Today, the ability to allocate resources to collect fundamental data is becoming increasingly difficult and relies on convincing funding agencies, publishers, and the community of the importance of doing so. The current lack of data for new physical models and new predictive capabilities in CCAs is a barrier to future scientific progress and collecting this data is expected to lead to new scientific discoveries. Consider, for example, the highly cited original work in high impact journals measuring the mechanical properties of CoCrFeMnNi and CoCrNi at cryogenic temperatures8,18 or the measurement of chemical short-range order in Al1.3CoCrCuFeNi19. Other surprises may be expected in measuring thermodynamic data or diffusion data or elastic constants or defect structures. By remembering the essential role of fundamental data as a major scientific contribution in its own right, and as a springboard for new scientific discoveries, the materials science community is remembering our past to inspire future progress.

High throughput screening tests are an essential part of this strategy. By quickly illustrating trends over broad search spaces, these tests efficiently focus valuable resources on the most promising alloys. Nevertheless, these tests often bring a higher degree of uncertainty than conventional tests, while more accurate, current approaches are slower and have an inherent risk by being able to evaluate only a miniscule fraction of the possible alloys. Classroom students taking a timed test intuitively know how to think about this conundrum—is it better to spend all of the time answering 1 question with 95% confidence, or answering all of the questions with 70% confidence?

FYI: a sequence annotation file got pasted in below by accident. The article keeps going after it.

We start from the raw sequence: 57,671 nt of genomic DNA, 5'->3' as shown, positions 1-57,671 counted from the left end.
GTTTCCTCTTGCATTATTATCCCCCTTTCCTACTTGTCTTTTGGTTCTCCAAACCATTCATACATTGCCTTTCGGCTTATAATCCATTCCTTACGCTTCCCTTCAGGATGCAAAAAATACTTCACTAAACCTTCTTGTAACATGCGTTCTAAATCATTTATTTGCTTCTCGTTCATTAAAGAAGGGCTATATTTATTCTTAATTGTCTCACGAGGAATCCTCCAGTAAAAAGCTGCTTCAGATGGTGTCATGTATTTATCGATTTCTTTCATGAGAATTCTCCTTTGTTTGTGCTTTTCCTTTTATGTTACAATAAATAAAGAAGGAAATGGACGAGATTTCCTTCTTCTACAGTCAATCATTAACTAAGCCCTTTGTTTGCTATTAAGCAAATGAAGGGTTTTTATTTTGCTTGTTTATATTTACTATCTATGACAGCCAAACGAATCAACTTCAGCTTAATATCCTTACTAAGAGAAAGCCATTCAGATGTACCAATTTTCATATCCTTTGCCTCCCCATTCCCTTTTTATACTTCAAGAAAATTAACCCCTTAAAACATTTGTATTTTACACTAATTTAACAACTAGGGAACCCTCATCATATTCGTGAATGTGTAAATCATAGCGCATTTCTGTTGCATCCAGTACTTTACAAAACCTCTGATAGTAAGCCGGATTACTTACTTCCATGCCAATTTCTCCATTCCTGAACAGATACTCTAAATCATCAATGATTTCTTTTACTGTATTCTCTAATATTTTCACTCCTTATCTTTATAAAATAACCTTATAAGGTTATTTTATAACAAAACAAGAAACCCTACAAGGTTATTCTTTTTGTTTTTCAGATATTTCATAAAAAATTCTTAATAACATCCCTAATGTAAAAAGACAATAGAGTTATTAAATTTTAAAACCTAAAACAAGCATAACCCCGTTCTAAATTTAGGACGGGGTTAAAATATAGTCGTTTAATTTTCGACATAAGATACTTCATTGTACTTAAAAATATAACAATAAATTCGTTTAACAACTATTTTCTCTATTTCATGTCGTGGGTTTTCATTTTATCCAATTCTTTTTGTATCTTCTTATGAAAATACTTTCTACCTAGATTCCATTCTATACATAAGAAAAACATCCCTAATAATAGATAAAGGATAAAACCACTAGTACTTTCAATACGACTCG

Finally, we must begin to think differently about the scope of CCA studies. A small handful of equiatomic or near-equiatomic compositions are commonly used as a proxy for all the alloys in a multi-component phase diagram. We need to explore a broader range of compositions in promising alloy systems. After nearly 15 years of study, the field has explored only seven new alloy families, each based on a palette of similar atoms4. While this is a notable accomplishment, we have barely scratched the surface. These groupings of similar elements represent a form of ‘linear thinking’20, and we need to create new alloy systems with uncommon element groupings. Like elemental genetic algorithms, these new alloy families may provide unexpected results leading to the society-jarring transformations sought by the materials exploration and development community.

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The author declares no competing interests.

Correspondence to D. B. Miracle.